Bruce Sterling, author, journalist, editor, and critic, was born in 1954. Best known for his 10 science fiction novels, he unites his time among the cities of Austin, Belgrade, and Torino. His nonfiction works include The Hacker Crackdown: Law and Disorder on the Electric Frontier, Tomorrow Now: Envisioning the Next Fifty Years, and Shaping Things.

Peter Swirski

"At Home in the Cosmos"

Listed in Canadian Who’s Who, Peter Swirski is an authority on contemporary literary culture, including popular culture and digital culture. He is also recognized as the world’s leading critic on Stanislaw Lem. He has written 14 acclaimed books, including the best-selling From Lowbrow to Nobrow; Ars Americana, Ars Politica; and From Literature to Biterature: Lem, Turing, Darwin.

"I only collect two things in this world:

memories and [MIT Technology Review’s]

annual Science Fiction issue."

Q+A: Gene Wolfe

A Special Twelve Tomorrows Feature

Gene Wolfe was born in New York City in 1931 and spent his early childhood in Peoria, Illinois. After serving in Vietnam, he attended the University of Houston and earned a degree in mechanical engineering. While working as an engineer and editor, he astonished the world of science fiction with his first mature work, the novella The Fifth Head of Cerberus, a meditation on post-colonialism.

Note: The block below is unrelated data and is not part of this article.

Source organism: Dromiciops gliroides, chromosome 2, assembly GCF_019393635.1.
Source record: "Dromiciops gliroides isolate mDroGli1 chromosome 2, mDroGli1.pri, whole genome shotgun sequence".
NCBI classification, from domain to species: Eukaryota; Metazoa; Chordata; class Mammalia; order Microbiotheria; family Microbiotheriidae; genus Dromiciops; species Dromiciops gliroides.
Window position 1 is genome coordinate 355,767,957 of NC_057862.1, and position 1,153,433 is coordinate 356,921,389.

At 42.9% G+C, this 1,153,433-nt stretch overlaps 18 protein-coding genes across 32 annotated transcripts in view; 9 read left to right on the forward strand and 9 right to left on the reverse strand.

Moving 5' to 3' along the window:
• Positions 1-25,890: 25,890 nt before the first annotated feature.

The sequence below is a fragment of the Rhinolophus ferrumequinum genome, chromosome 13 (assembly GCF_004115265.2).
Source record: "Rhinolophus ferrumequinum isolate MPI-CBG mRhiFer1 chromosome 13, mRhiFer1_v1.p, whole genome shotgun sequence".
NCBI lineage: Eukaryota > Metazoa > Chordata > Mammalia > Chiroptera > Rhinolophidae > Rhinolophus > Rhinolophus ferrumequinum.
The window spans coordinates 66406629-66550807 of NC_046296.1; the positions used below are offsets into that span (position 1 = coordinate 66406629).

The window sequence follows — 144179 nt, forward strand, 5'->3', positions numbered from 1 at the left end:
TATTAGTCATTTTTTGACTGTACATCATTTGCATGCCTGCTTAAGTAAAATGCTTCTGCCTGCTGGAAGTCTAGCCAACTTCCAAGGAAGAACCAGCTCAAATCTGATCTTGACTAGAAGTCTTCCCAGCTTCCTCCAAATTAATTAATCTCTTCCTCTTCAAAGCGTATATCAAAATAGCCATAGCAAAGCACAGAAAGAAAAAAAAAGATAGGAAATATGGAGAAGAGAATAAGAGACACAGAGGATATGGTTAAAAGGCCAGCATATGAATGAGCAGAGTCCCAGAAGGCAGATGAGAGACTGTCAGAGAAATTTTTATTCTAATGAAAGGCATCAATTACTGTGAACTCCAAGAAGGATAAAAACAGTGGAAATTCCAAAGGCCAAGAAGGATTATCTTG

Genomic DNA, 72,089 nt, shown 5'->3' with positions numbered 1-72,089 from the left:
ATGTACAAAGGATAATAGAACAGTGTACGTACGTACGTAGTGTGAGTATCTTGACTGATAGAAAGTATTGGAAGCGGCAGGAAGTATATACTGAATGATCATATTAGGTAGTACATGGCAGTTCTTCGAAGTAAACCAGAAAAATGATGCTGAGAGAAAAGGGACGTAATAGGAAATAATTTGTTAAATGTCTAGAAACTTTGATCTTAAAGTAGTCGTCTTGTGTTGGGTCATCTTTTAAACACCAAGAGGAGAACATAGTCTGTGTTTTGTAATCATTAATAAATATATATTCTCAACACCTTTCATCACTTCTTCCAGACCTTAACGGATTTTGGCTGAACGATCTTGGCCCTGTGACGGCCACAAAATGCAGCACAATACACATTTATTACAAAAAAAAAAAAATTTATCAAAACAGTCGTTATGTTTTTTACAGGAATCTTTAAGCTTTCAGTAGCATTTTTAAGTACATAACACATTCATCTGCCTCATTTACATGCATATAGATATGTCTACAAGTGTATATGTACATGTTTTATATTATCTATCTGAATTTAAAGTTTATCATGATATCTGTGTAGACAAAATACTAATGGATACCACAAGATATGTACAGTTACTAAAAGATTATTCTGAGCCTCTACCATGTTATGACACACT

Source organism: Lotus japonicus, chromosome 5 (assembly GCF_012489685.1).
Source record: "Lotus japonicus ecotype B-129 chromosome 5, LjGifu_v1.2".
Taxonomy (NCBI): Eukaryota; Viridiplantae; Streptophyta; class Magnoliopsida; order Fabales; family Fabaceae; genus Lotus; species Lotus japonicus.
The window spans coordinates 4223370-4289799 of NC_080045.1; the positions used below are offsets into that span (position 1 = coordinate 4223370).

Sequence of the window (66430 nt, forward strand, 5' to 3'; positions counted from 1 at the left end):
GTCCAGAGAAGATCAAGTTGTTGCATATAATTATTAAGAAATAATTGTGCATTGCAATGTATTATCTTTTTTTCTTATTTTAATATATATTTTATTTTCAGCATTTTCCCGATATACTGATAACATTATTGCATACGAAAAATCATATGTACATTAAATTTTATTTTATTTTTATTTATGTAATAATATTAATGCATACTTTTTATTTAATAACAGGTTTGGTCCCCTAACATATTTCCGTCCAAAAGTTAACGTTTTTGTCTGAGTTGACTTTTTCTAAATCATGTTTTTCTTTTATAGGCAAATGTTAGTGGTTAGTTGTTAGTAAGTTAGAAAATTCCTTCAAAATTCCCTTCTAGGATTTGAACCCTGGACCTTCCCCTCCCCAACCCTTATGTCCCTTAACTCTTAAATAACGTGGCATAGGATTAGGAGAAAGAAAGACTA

Since then, his books have encouraged critical superlatives. Ursula Le Guin calls him “our Melville,” and Michael Swanwick says he “is the single greatest writer in the English language alive today.” That reputation is based on 30 novels, including a mainstream volume, Peace (1975), and many short story collections and chapbooks, but mostly upon his masterpiece, the tetralogy The Book of the New Sun (1980–1983).

MIT Technology Review editor Jason Pontin had the opportunity to sit with Wolfe recently. The insightful transcript is featured in Twelve Tomorrows, and available today as a special preview.

Read the interview here »

"Last year's special volume was a huge hit,

containing some of the best SF stories…

and this edition carries on that tradition"